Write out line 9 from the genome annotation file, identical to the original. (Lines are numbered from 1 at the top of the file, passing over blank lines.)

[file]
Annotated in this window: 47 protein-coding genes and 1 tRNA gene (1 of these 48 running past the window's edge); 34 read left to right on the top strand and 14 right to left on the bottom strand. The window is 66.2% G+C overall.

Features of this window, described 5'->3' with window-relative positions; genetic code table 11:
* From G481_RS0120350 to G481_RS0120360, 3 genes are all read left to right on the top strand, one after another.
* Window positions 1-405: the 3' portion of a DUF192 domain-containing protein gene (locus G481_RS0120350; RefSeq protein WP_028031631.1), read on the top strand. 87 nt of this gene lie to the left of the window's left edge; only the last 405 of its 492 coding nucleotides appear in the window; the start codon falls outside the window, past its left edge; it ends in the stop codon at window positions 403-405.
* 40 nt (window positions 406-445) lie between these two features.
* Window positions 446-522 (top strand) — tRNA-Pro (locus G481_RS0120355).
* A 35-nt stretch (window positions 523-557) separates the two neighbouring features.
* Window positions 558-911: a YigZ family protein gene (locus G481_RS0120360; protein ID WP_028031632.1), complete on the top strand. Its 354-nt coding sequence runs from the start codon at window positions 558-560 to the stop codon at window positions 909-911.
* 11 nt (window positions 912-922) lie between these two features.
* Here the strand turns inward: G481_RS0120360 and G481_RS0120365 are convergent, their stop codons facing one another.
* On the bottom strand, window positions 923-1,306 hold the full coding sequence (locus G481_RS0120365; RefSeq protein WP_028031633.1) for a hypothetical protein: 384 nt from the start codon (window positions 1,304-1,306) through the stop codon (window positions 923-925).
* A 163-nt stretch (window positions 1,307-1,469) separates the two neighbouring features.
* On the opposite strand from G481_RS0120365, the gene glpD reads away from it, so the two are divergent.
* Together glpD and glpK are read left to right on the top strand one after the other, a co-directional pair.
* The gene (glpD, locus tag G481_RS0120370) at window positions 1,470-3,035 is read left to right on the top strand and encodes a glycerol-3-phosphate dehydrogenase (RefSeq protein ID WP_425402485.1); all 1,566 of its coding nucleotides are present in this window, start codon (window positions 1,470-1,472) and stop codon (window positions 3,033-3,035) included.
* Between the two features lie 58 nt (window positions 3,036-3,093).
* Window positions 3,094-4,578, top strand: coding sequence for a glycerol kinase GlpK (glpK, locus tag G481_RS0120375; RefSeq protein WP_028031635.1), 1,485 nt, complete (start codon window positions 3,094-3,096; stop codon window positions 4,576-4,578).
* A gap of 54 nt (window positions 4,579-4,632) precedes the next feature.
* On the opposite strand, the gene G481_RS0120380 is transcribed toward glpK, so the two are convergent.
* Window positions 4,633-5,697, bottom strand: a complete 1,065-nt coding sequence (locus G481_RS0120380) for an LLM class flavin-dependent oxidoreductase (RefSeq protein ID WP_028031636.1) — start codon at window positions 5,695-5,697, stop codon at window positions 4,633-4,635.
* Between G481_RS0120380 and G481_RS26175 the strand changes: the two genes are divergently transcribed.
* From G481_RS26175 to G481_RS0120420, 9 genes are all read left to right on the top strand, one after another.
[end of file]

* 11 nt (window positions 912-922) lie between these two features.